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Study finds sharing patients’ electronic health records may help diabetes care, clinical outcomes


OTTAWA, Ontario Electronic repositories of personalized information shared between diabetes patients and their primary care doctors can improve diabetes care and clinical outcomes, according to a Canadian study.

The study, published in the Canadian Medical Association Journal, involved 511 patients and 46 family physicians and nurse practitioners, offering Web-based tools integrated with five different types of electronic health records, an automated telephone reminder system and a mailing of color-coded materials to half the study participants.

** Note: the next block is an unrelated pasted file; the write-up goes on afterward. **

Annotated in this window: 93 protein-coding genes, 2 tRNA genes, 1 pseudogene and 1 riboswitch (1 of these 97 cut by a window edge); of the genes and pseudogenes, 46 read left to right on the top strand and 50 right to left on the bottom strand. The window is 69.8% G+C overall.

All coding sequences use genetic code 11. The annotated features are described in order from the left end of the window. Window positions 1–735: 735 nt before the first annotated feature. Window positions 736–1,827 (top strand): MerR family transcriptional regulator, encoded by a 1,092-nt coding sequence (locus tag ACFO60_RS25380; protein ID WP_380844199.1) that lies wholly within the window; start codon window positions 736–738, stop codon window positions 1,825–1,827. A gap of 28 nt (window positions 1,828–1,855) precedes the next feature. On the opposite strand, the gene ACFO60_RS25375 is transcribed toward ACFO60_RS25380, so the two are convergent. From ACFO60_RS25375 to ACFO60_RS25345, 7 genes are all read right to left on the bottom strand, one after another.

While 42.6% of the control group improved, 62% of those receiving intervention improved and reported greater satisfaction with their diabetes care.

“Despite the technical challenges for both patients and physicians, we have demonstrated that the care of a complex chronic disease can be improved with electronic tracking and decision support shared by family physician and patient,” study author Anne Marie Holbrook of McMaster University in Hamilton, Ontario, wrote with her coauthors.

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